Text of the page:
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Tuesday, May 12, 2009

Recorded Musical Therapy

"Music washes away from the soul the dust of everyday life." ~Berthold Auerbach
This eloquently stated quote speaks for itself. It aptly links music's mysterious power to cleansing waters that make people feel better and less burdened. Considering the history of music, scholars can find countless references to music's importance to not only aid the completion of work but to soothe the harsh effects work places on the body. Be it sea chanteys or call-and-response field spirituals, workers used rhythm to attune their bodies to the pace required of the labor or even to communicate in a rebellion. Then, after work, these people used music to recuperate and regenerate. The practice continues today. Dr. Mike Miller of the University of Maryland Medical Center in Baltimore thought, if laughter can can actually open up blood vessels, why not music? So, he tested the effects of music on the cardiovascular system. "Turns out music may be one of the best de-stressors -- either by playing or even listening to music," said Miller. (Val Willingham, CNN Medical Producer, May 11 2009) Using high-tech imaging, Miller measured blood vessel size as people listened to music. The results did not surprise him. "The inner lining of the blood vessel relaxed, opened up and produced chemicals that are protective to the heart," he said. But when participants listened to music they didn't particularly enjoy, Miller said, "the vessels actually began to close up." Miller also believes music can be so relaxing that it can actually keep the body young. "We would like to believe that it may slow down the aging process," he said. Still, for best results, people should not listen to the same tune. This diminished the music's effects. "You just don't get that boost if you listen to the same song over and over again," he said. "You need to vary your songs, so when you hear the song fresh, it brings back the sense of joy and opens up the system." (Val Willingham, CNN) In news from other related research, doctors found listening to music may produce positive results for those suffering from depression. A recent study out of Stanford University found elderly patients diagnosed with depression gained self-esteem and saw an improvement in their mood when they were visited by a music therapist.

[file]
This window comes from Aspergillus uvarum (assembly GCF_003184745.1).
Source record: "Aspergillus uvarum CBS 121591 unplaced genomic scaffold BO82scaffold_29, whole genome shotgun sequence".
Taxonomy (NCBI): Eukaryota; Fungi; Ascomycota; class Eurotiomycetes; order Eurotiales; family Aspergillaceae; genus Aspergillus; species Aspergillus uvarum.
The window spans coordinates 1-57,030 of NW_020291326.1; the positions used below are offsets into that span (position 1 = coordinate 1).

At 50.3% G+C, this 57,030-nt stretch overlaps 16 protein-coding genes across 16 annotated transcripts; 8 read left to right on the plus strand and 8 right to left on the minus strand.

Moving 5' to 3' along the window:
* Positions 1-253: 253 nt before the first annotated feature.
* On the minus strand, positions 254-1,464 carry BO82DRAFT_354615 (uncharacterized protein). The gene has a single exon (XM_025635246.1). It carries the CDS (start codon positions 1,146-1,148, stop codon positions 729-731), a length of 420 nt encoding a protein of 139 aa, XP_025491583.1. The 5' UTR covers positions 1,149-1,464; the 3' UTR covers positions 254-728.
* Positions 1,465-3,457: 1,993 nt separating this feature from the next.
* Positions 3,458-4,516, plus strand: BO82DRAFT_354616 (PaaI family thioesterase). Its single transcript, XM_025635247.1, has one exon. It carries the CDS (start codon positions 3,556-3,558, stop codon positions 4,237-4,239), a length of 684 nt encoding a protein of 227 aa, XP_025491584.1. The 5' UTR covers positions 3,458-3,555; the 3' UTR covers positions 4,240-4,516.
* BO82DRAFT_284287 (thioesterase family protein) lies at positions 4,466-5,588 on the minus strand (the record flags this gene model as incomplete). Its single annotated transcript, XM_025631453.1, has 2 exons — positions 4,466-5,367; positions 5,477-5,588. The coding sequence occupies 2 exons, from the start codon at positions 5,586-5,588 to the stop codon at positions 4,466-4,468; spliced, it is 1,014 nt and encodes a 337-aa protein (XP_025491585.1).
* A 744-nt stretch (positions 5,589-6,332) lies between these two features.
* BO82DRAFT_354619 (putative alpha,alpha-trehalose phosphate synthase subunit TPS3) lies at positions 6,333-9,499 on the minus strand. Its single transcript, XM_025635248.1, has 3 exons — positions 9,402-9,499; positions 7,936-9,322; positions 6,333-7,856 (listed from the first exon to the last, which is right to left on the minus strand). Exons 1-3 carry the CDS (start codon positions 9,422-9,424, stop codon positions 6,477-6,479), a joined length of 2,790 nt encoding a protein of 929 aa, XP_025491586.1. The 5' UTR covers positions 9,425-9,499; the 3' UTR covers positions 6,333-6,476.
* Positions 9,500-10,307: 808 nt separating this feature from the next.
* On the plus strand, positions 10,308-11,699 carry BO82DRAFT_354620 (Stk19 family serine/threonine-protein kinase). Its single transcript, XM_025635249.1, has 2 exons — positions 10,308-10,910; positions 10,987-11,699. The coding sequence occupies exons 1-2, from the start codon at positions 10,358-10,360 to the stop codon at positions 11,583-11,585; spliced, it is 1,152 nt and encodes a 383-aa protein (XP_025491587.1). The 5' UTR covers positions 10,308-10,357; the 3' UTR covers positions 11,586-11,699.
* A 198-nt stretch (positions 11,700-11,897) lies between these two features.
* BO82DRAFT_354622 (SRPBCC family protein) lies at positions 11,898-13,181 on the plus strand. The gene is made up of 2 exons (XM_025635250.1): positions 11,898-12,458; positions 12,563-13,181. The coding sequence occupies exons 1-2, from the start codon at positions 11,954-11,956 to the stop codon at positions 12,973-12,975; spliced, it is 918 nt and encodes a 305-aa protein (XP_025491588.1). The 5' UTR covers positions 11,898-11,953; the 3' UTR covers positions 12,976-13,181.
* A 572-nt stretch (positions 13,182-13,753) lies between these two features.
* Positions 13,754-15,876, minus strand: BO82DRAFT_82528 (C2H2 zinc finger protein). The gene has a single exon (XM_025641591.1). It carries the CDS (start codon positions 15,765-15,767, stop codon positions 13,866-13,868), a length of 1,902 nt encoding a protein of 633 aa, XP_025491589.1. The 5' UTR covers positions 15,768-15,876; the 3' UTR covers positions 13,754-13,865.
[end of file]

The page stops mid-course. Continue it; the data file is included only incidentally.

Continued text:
In fact, many hospitals across the country use music therapy to help patients heal. The Mayo Clinic in Rochester, Minnesota, uses music as part of its cardiovascular surgery healing program to "promote relaxation and reduce tension, stress and anxiety." Music helps these patients relax, decreases their pain, improves their moods and helps them to sleep better, especially during recovery.

So, how should people use music therapy to enhance their physical and mental well being? All should actively seek their most beneficial musical directions; however, here are some suggestions from Elizabeth Scott, M.S., a stress management guide, in her article "Music and Stress Relief: How to Use Music in Your Daily Life." These routine daily activities offer excellent opportunities to enjoy music.

1. Wake yourself up with music. Start your day feeling great, setting the tone for a lower-stress day.

2. Play your favorite music in the car to eliminate road rage. By relieving some of the tension from the commute itself and the day so far, music helps you feel less like you’re wasting time in traffic, and more like you’re having some nice time to yourself.